Green and saffron: The colours of division in India

Published April 16, 2015
The process of communalisation worsened after the 2002 Gujarat carnage, and this one is surely its most blatant, extreme expression. —Photo courtesy of the Indian Express
The process of communalisation worsened after the 2002 Gujarat carnage, and this one is surely its most blatant, extreme expression. —Photo courtesy of the Indian Express

As per the report from Ahmedabad (12th April 2015), the uniform at the Shahpur School – where most of the students are Hindus – is saffron and the color of uniform in Dani Limda school – where almost all the students are Muslims – the color is green.

This is absolutely shocking. One knew that the 'ghettoisation' of Muslims in Ahmedabad is probably the worst case in the country, but for things to go this far is simply unbelievable.

The process of communalisation worsened after the 2002 Gujarat carnage, and this one is surely its most blatant, extreme expression.

While the communities prefer to stay in the localities frequented by their likes, the situation in most north Indian metros, and to some extent, in smaller towns also, is frightening when it comes to the segregation of communities.

In Ahmedabad, particularly post-2002 carnage, the majority of nearly 12 per cent of the Muslim population has been forced to live in the Juhapura and Shah Alam areas, both predominantly Muslim areas. Irrespective of their socio-economic profile, Muslims are not permitted to buy houses in mixed localities. The banks don’t extend their credit card facilities in these areas, neither do food outlets deliver pizzas etc.

In India, the phenomenon of ghettoisation of the Muslim community has run in parallel with and as an aftermath of communal violence.

Once violence occurs in a particular city, not only is that particular city affected very severely but the fallout is seen in other cities as well. Places like Mumbai, Bhagalpur, Jamshedpur and Muzzafarnagar in particular are vulnerable to suffering tensions and ghettoisation following communal violence of larger degrees.

In cities like Delhi, too, this phenomenon is clearly discernible to the extent that even the Muslim faculty members of the JNU – the prestigious university tagged as a 'liberal' institution – also prefer to live in the Muslim majority areas.

The builders in major cities make it a point to not sell housing units to members of the minority community. I know of a faculty member of the prestigious Tata Institute of Social Sciences Mumbai being denied a house because of his religion.

Mumbai is probably the most cosmopolitan city with great cultural diversity. But even here, the famous film star and social activist Shabana Azmi was denied a house in a mixed locality, as was actor Emran Hashmi.

There is a long chain of phenomena leading to such situations, where religion becomes the central marker of one’s identity, overtaking national identity, before even the right to housing of one’s choice is practically ruled out.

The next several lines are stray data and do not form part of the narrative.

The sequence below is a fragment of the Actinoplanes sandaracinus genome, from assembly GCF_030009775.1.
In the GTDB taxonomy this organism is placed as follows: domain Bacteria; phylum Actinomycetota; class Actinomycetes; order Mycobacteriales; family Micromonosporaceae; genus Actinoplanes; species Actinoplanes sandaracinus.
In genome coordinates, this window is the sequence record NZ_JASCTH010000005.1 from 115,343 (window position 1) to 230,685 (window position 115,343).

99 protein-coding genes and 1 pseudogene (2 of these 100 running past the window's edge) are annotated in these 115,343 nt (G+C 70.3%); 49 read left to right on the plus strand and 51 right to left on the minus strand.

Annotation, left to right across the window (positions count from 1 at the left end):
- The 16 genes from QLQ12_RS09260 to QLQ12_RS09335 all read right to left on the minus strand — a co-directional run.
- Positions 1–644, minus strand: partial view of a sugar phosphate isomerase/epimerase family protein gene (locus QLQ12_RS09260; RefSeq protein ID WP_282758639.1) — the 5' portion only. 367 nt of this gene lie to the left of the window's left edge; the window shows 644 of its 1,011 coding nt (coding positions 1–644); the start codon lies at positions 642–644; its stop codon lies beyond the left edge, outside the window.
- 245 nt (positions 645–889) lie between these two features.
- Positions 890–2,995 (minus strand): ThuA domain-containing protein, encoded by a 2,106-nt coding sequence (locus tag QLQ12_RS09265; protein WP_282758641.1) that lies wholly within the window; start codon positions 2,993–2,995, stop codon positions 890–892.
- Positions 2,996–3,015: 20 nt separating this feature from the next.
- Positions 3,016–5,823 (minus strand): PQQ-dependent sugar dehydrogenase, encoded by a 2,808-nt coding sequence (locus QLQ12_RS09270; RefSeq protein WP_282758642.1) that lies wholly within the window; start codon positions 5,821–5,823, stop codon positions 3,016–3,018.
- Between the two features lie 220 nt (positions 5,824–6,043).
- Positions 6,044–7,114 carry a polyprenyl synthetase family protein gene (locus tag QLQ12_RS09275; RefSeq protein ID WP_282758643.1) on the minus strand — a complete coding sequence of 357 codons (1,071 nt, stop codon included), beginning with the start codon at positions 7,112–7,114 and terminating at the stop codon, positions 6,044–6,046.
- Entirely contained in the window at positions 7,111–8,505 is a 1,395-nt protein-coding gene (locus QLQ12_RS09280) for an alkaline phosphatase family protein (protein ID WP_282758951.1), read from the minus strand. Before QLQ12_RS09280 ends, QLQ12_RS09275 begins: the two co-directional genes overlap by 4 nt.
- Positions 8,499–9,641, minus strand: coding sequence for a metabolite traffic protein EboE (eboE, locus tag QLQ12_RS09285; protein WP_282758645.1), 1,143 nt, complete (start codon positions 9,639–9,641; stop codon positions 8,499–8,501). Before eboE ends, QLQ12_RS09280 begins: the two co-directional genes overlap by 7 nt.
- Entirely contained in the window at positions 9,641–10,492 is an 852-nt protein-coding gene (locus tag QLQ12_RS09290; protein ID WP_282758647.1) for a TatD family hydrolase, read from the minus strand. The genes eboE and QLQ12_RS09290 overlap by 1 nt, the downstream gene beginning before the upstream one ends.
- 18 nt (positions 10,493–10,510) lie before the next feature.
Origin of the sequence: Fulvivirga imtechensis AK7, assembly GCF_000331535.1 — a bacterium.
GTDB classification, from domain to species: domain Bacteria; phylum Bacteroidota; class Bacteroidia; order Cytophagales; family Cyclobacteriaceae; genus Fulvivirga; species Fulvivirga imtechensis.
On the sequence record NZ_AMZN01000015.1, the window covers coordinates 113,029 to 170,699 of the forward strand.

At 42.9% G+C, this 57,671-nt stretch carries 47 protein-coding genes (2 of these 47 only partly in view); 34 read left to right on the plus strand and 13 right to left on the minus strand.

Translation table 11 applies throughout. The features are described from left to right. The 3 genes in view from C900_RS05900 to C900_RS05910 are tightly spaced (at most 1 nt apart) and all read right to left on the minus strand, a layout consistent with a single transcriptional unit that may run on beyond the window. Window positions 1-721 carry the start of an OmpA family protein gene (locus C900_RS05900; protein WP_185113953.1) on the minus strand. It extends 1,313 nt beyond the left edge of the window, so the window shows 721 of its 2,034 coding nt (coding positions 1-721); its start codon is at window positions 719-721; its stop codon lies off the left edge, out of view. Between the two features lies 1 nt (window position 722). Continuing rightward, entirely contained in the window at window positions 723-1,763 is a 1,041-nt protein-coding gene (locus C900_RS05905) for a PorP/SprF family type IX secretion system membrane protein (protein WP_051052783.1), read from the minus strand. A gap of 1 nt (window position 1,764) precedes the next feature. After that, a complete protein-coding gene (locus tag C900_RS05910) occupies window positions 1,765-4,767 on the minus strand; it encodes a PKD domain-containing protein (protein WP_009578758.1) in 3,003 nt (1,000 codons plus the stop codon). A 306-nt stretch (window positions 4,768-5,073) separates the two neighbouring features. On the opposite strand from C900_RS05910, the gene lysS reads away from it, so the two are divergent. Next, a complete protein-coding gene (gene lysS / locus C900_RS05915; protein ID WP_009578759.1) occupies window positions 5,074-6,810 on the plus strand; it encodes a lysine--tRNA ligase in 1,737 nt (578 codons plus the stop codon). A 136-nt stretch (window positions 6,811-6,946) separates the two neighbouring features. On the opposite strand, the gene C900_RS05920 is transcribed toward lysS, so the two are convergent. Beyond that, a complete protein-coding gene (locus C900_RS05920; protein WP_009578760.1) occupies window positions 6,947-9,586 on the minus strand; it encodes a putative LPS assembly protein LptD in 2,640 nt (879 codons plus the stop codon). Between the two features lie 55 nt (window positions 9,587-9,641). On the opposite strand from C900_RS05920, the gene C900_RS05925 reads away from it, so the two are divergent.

These unwritten rules are a part of social practices.

As it happens, we are currently in the middle of a debate featuring the phenomenon of ghettoisation: There is talk of making separate colonies for Kashmiri Pandits in the Kashmir Valley.

This plan is being opposed by different quarters as it is bound to lead to a ghetto-like situation for the Pandits. The Kashmiriyat culture – the core point of Muslim-Hindu amity in the valley – has already been undermined due to the strife raging in the valley for over two decades. On top of that, such a scheme from the government will further enhance the divisiveness in the state.

How do we deal with a situation where divisiveness created by communal politics is ruling the roost?

On a visit to Singapore, I saw the massive housing colonies in different residential clusters. I was told that within these housing complexes, there is a quota system of the allotment of housing units in the same complex along ethnic lines. Different ethnic groups, Malays, Chinese and Tamils have been allotted certain percentages according to their proportion in the population.

This encourages different groups to interact with each other on various occasions and promotes amity between them.

So what do we do in the face of a situation where schools are choosing uniforms according to the religion of the children, and how come the percentage of children is overwhelmingly Muslim or Hindu in particular areas?

This is all due to physical segregation, plain and dangerous; and is contrary to the spirit of communal harmony and the values ingrained in the Indian Constitution – the spirit of fraternity.

The myths, prejudices and stereotyping in notions regarding the ‘other community’ have to be countered, not consolidated, as these very stereotypes become springboards for communal violence; which in turn paves the way for segregation and ghettoisation, leading to further ‘cultural demarcation’ – the way these two schools show.

What sort of a society should we expect for our future generations with such schisms entering our education system? These divides, physical and emotional, are detrimental to the unity of the entire nation.

I remember after watching V. Shantarams’ 1956 classic Parosi (neighbour), I left the theatre with moist eyes, wondering whether Hindus and Muslims could ever live like that again; whether the composite culture which India inherited had any chance of survival in the prevalent divisive political scenario.

Does it?

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